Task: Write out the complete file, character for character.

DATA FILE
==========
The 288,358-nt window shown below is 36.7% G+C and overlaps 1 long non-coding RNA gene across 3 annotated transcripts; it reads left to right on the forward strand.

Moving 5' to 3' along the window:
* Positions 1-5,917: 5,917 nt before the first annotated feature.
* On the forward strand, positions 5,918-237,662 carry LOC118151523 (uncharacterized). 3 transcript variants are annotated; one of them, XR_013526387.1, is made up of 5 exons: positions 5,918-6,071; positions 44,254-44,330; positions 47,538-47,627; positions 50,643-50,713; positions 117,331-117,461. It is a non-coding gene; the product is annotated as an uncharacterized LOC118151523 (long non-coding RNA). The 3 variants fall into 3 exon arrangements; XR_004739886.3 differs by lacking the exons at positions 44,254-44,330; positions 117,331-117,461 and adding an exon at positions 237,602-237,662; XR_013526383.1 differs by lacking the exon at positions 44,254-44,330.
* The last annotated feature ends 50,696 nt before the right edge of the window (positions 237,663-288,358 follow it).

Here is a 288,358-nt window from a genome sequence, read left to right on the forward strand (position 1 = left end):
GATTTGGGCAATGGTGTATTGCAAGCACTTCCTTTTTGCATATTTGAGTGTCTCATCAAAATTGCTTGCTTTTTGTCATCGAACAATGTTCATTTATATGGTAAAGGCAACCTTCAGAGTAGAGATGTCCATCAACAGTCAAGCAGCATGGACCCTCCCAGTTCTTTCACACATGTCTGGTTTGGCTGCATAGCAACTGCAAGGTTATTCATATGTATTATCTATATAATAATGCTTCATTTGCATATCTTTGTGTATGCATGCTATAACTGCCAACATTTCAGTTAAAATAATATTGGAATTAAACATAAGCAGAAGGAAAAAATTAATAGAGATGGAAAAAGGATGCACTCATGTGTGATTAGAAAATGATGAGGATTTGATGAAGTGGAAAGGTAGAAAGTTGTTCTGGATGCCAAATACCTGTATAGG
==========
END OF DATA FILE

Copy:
The 288,358-nt window shown below is 36.7% G+C and overlaps 1 long non-coding RNA gene across 3 annotated transcripts; it reads left to right on the forward strand.

Moving 5' to 3' along the window:
* Positions 1-5,917: 5,917 nt before the first annotated feature.
* On the forward strand, positions 5,918-237,662 carry LOC118151523 (uncharacterized). 3 transcript variants are annotated; one of them, XR_013526387.1, is made up of 5 exons: positions 5,918-6,071; positions 44,254-44,330; positions 47,538-47,627; positions 50,643-50,713; positions 117,331-117,461. It is a non-coding gene; the product is annotated as an uncharacterized LOC118151523 (long non-coding RNA). The 3 variants fall into 3 exon arrangements; XR_004739886.3 differs by lacking the exons at positions 44,254-44,330; positions 117,331-117,461 and adding an exon at positions 237,602-237,662; XR_013526383.1 differs by lacking the exon at positions 44,254-44,330.
* The last annotated feature ends 50,696 nt before the right edge of the window (positions 237,663-288,358 follow it).

Here is a 288,358-nt window from a genome sequence, read left to right on the forward strand (position 1 = left end):
GATTTGGGCAATGGTGTATTGCAAGCACTTCCTTTTTGCATATTTGAGTGTCTCATCAAAATTGCTTGCTTTTTGTCATCGAACAATGTTCATTTATATGGTAAAGGCAACCTTCAGAGTAGAGATGTCCATCAACAGTCAAGCAGCATGGACCCTCCCAGTTCTTTCACACATGTCTGGTTTGGCTGCATAGCAACTGCAAGGTTATTCATATGTATTATCTATATAATAATGCTTCATTTGCATATCTTTGTGTATGCATGCTATAACTGCCAACATTTCAGTTAAAATAATATTGGAATTAAACATAAGCAGAAGGAAAAAATTAATAGAGATGGAAAAAGGATGCACTCATGTGTGATTAGAAAATGATGAGGATTTGATGAAGTGGAAAGGTAGAAAGTTGTTCTGGATGCCAAATACCTGTATAGG